Up Close: Studying bone density to help cancer survivors

Megan Oest, PhD, places a cylinder containing tiny pieces of bone into a CT scanner. Using software that takes precise measurements of the CT images, Oest creates 3-D images and identifies subtle changes in bone caused by radiation. (photo by William Mueller)

Megan Oest, PhD, places a cylinder containing tiny pieces of bone into a CT scanner. Using software that takes precise measurements of the CT images, Oest creates 3-D images and identifies subtle changes in bone caused by radiation. (photo by William Mueller)

Timothy Damron, MD, and Kenneth Mann, PhD, are studying bone fracture risk in cancer patients after radiation treatment. While radiation therapy is an important and effective treatment for many cancers, bone exposed to radiation becomes brittle and has an increased risk of fragility fracture. Unlike traumatic fractures, fragility fractures occur during normal physical activities and are difficult to predict in patients.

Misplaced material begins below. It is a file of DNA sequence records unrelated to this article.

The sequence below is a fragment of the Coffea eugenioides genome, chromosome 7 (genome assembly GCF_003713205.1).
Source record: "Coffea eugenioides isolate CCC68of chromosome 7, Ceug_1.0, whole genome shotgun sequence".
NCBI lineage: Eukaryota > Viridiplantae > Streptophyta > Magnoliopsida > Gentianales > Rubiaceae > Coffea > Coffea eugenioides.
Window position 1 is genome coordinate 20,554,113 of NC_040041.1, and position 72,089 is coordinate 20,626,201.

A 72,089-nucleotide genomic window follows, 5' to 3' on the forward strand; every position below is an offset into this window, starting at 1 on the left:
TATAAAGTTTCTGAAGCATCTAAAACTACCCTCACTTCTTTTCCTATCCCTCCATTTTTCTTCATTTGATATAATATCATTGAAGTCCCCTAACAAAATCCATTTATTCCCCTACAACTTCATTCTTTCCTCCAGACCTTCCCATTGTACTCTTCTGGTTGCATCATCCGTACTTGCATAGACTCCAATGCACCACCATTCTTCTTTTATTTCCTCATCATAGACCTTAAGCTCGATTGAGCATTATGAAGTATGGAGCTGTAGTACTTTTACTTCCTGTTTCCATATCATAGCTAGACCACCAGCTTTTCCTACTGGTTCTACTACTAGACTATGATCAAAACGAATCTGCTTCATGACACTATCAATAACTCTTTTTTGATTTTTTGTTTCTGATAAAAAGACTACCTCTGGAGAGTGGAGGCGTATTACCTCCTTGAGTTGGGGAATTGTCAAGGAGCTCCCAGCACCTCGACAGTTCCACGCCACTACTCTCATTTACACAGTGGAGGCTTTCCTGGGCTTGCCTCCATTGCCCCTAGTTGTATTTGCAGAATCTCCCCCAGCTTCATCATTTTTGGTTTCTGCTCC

The researchers want to develop ways to prevent and treat these fragility fractures in cancer survivors.

Bone density is not decreased after radiation therapy. Rather, changes in the bone material itself (for example, protein crosslinking, collagen and mineral organization) — as well as the activity of cells that make, maintain and renew bone — contribute to the brittleness of bone after radiation therapy.  

Working as engineers and biologists, Damron and Mann are using translational models to understand how bone is altered by radiation therapy and test potential treatments. Their goal is to prevent post-radiotherapy bone fractures and thereby improve quality of life for cancer survivors.

Cancer Care magazine spring 2019 coverThis article appears in the spring 2019 issue of Cancer Care magazine.

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